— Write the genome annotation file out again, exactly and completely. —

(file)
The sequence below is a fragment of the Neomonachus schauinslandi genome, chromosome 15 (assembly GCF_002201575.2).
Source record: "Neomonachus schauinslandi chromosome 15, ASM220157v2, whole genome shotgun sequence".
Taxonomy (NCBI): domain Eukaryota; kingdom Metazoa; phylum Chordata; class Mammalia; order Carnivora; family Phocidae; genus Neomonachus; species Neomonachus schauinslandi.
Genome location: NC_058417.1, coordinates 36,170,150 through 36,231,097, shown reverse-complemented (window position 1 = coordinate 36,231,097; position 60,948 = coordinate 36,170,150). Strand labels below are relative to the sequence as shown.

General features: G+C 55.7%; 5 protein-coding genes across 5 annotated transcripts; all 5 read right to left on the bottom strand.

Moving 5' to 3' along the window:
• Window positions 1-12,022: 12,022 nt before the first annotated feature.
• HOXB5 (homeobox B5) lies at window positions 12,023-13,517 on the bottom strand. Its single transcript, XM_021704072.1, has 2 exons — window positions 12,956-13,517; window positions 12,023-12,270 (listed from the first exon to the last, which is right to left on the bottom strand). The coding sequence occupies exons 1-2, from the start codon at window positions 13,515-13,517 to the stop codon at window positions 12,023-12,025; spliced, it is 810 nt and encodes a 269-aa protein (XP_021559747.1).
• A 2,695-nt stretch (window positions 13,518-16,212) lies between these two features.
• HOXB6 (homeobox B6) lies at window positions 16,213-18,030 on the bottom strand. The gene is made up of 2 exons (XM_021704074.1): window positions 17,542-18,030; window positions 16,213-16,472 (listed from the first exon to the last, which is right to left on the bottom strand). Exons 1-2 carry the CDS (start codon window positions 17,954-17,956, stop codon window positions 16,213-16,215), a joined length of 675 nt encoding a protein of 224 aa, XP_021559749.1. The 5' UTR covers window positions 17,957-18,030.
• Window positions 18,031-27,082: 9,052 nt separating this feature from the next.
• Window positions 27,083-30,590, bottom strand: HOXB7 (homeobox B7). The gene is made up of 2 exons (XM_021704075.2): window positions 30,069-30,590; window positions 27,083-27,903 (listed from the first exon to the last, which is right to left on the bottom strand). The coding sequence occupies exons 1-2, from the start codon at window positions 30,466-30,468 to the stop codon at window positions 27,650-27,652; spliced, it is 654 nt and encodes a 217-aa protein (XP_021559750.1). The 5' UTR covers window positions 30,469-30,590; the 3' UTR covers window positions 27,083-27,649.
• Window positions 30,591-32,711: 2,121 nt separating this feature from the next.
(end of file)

The sequence below is a fragment of the Neomonachus schauinslandi genome, chromosome 15 (assembly GCF_002201575.2).
Source record: "Neomonachus schauinslandi chromosome 15, ASM220157v2, whole genome shotgun sequence".
Taxonomy (NCBI): domain Eukaryota; kingdom Metazoa; phylum Chordata; class Mammalia; order Carnivora; family Phocidae; genus Neomonachus; species Neomonachus schauinslandi.
Genome location: NC_058417.1, coordinates 36,170,150 through 36,231,097, shown reverse-complemented (window position 1 = coordinate 36,231,097; position 60,948 = coordinate 36,170,150). Strand labels below are relative to the sequence as shown.

General features: G+C 55.7%; 5 protein-coding genes across 5 annotated transcripts; all 5 read right to left on the bottom strand.

Moving 5' to 3' along the window:
• Window positions 1-12,022: 12,022 nt before the first annotated feature.
• HOXB5 (homeobox B5) lies at window positions 12,023-13,517 on the bottom strand. Its single transcript, XM_021704072.1, has 2 exons — window positions 12,956-13,517; window positions 12,023-12,270 (listed from the first exon to the last, which is right to left on the bottom strand). The coding sequence occupies exons 1-2, from the start codon at window positions 13,515-13,517 to the stop codon at window positions 12,023-12,025; spliced, it is 810 nt and encodes a 269-aa protein (XP_021559747.1).
• A 2,695-nt stretch (window positions 13,518-16,212) lies between these two features.
• HOXB6 (homeobox B6) lies at window positions 16,213-18,030 on the bottom strand. The gene is made up of 2 exons (XM_021704074.1): window positions 17,542-18,030; window positions 16,213-16,472 (listed from the first exon to the last, which is right to left on the bottom strand). Exons 1-2 carry the CDS (start codon window positions 17,954-17,956, stop codon window positions 16,213-16,215), a joined length of 675 nt encoding a protein of 224 aa, XP_021559749.1. The 5' UTR covers window positions 17,957-18,030.
• Window positions 18,031-27,082: 9,052 nt separating this feature from the next.
• Window positions 27,083-30,590, bottom strand: HOXB7 (homeobox B7). The gene is made up of 2 exons (XM_021704075.2): window positions 30,069-30,590; window positions 27,083-27,903 (listed from the first exon to the last, which is right to left on the bottom strand). The coding sequence occupies exons 1-2, from the start codon at window positions 30,466-30,468 to the stop codon at window positions 27,650-27,652; spliced, it is 654 nt and encodes a 217-aa protein (XP_021559750.1). The 5' UTR covers window positions 30,469-30,590; the 3' UTR covers window positions 27,083-27,649.
• Window positions 30,591-32,711: 2,121 nt separating this feature from the next.